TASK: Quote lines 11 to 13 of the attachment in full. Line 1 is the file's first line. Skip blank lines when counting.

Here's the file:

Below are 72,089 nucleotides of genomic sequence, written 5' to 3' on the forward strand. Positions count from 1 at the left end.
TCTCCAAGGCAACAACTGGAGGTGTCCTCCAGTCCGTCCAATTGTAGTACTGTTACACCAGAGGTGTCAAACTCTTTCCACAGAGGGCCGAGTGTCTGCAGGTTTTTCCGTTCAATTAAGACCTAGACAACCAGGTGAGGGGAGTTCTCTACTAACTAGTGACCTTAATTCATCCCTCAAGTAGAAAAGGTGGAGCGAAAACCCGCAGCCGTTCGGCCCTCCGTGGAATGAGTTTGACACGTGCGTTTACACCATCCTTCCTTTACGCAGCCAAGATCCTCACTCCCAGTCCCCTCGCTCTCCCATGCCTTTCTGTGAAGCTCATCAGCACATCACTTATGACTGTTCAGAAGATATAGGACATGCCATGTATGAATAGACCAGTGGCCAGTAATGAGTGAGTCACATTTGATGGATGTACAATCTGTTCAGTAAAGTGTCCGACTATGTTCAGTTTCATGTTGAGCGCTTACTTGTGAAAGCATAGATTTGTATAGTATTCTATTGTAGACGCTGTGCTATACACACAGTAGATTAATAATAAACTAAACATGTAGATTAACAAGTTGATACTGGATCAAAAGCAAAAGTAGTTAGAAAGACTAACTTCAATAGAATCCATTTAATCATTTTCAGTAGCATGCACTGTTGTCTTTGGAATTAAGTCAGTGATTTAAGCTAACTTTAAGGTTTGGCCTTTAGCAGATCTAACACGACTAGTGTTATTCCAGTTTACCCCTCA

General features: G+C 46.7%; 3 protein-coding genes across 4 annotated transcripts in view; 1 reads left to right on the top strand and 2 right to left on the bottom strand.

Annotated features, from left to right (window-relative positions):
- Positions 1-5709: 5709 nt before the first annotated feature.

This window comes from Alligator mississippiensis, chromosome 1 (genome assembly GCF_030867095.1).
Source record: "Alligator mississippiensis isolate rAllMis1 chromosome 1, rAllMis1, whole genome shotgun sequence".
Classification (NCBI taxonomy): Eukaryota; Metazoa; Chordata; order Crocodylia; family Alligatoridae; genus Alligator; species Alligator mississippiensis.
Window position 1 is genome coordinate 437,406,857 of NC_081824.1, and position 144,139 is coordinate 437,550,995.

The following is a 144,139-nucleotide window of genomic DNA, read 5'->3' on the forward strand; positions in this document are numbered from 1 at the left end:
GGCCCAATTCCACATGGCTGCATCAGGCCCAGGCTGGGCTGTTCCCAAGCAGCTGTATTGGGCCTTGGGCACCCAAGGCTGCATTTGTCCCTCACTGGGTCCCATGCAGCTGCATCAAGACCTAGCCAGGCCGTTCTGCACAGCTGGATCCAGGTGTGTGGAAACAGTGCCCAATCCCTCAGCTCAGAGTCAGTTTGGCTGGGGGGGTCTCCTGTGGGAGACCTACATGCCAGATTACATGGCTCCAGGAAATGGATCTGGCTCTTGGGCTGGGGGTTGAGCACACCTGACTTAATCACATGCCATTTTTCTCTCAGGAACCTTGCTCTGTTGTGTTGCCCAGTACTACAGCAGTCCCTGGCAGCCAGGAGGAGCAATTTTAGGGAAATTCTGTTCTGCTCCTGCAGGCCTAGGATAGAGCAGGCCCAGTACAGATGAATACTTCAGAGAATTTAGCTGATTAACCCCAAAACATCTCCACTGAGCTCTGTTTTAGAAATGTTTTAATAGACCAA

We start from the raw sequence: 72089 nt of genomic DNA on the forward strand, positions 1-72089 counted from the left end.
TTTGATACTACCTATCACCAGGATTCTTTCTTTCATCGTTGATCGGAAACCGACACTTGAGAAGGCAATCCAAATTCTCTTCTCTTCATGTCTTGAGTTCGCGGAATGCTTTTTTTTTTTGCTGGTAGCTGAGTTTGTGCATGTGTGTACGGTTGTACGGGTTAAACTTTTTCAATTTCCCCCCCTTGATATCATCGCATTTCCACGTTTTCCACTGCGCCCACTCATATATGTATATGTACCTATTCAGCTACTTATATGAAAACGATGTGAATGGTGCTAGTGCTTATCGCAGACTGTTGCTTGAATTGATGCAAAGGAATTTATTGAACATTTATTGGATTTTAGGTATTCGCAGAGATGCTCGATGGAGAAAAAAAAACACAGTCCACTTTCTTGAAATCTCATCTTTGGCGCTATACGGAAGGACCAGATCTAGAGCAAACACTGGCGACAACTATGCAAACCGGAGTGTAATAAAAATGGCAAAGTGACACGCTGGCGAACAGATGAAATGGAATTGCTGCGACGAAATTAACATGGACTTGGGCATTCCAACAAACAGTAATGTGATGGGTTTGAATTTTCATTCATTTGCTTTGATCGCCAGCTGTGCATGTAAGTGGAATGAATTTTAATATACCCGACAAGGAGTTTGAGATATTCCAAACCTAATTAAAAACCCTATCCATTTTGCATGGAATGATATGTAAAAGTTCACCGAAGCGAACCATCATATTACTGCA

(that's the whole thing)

GGCCCAATTCCACATGGCTGCATCAGGCCCAGGCTGGGCTGTTCCCAAGCAGCTGTATTGGGCCTTGGGCACCCAAGGCTGCATTTGTCCCTCACTGGGTCCCATGCAGCTGCATCAAGACCTAGCCAGGCCGTTCTGCACAGCTGGATCCAGGTGTGTGGAAACAGTGCCCAATCCCTCAGCTCAGAGTCAGTTTGGCTGGGGGGGTCTCCTGTGGGAGACCTACATGCCAGATTACATGGCTCCAGGAAATGGATCTGGCTCTTGGGCTGGGGGTTGAGCACACCTGACTTAATCACATGCCATTTTTCTCTCAGGAACCTTGCTCTGTTGTGTTGCCCAGTACTACAGCAGTCCCTGGCAGCCAGGAGGAGCAATTTTAGGGAAATTCTGTTCTGCTCCTGCAGGCCTAGGATAGAGCAGGCCCAGTACAGATGAATACTTCAGAGAATTTAGCTGATTAACCCCAAAACATCTCCACTGAGCTCTGTTTTAGAAATGTTTTAATAGACCAA

We start from the raw sequence: 72089 nt of genomic DNA on the forward strand, positions 1-72089 counted from the left end.
TTTGATACTACCTATCACCAGGATTCTTTCTTTCATCGTTGATCGGAAACCGACACTTGAGAAGGCAATCCAAATTCTCTTCTCTTCATGTCTTGAGTTCGCGGAATGCTTTTTTTTTTTGCTGGTAGCTGAGTTTGTGCATGTGTGTACGGTTGTACGGGTTAAACTTTTTCAATTTCCCCCCCTTGATATCATCGCATTTCCACGTTTTCCACTGCGCCCACTCATATATGTATATGTACCTATTCAGCTACTTATATGAAAACGATGTGAATGGTGCTAGTGCTTATCGCAGACTGTTGCTTGAATTGATGCAAAGGAATTTATTGAACATTTATTGGATTTTAGGTATTCGCAGAGATGCTCGATGGAGAAAAAAAAACACAGTCCACTTTCTTGAAATCTCATCTTTGGCGCTATACGGAAGGACCAGATCTAGAGCAAACACTGGCGACAACTATGCAAACCGGAGTGTAATAAAAATGGCAAAGTGACACGCTGGCGAACAGATGAAATGGAATTGCTGCGACGAAATTAACATGGACTTGGGCATTCCAACAAACAGTAATGTGATGGGTTTGAATTTTCATTCATTTGCTTTGATCGCCAGCTGTGCATGTAAGTGGAATGAATTTTAATATACCCGACAAGGAGTTTGAGATATTCCAAACCTAATTAAAAACCCTATCCATTTTGCATGGAATGATATGTAAAAGTTCACCGAAGCGAACCATCATATTACTGCA